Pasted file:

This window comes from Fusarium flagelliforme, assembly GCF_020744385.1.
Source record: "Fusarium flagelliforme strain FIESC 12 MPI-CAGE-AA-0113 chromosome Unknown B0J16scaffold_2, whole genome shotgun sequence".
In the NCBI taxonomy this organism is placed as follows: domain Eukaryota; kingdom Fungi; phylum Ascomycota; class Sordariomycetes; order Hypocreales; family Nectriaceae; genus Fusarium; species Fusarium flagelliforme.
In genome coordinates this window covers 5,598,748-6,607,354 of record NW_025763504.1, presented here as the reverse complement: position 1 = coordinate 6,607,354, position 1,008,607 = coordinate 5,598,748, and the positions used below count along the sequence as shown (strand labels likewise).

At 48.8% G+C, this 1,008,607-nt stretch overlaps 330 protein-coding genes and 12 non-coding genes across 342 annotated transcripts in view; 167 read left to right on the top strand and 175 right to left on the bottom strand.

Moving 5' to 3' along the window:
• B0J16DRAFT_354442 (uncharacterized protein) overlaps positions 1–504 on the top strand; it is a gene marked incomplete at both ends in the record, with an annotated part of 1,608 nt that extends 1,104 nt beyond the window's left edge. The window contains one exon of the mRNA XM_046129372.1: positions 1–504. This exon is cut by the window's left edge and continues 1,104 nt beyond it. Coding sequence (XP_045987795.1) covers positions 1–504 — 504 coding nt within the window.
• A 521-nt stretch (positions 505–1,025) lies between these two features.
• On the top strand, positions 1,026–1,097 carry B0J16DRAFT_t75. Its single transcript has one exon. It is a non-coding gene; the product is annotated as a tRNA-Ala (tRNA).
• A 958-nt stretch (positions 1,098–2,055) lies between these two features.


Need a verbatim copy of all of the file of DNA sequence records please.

This window comes from Fusarium flagelliforme, assembly GCF_020744385.1.
Source record: "Fusarium flagelliforme strain FIESC 12 MPI-CAGE-AA-0113 chromosome Unknown B0J16scaffold_2, whole genome shotgun sequence".
In the NCBI taxonomy this organism is placed as follows: domain Eukaryota; kingdom Fungi; phylum Ascomycota; class Sordariomycetes; order Hypocreales; family Nectriaceae; genus Fusarium; species Fusarium flagelliforme.
In genome coordinates this window covers 5,598,748-6,607,354 of record NW_025763504.1, presented here as the reverse complement: position 1 = coordinate 6,607,354, position 1,008,607 = coordinate 5,598,748, and the positions used below count along the sequence as shown (strand labels likewise).

At 48.8% G+C, this 1,008,607-nt stretch overlaps 330 protein-coding genes and 12 non-coding genes across 342 annotated transcripts in view; 167 read left to right on the top strand and 175 right to left on the bottom strand.

Moving 5' to 3' along the window:
• B0J16DRAFT_354442 (uncharacterized protein) overlaps positions 1–504 on the top strand; it is a gene marked incomplete at both ends in the record, with an annotated part of 1,608 nt that extends 1,104 nt beyond the window's left edge. The window contains one exon of the mRNA XM_046129372.1: positions 1–504. This exon is cut by the window's left edge and continues 1,104 nt beyond it. Coding sequence (XP_045987795.1) covers positions 1–504 — 504 coding nt within the window.
• A 521-nt stretch (positions 505–1,025) lies between these two features.
• On the top strand, positions 1,026–1,097 carry B0J16DRAFT_t75. Its single transcript has one exon. It is a non-coding gene; the product is annotated as a tRNA-Ala (tRNA).
• A 958-nt stretch (positions 1,098–2,055) lies between these two features.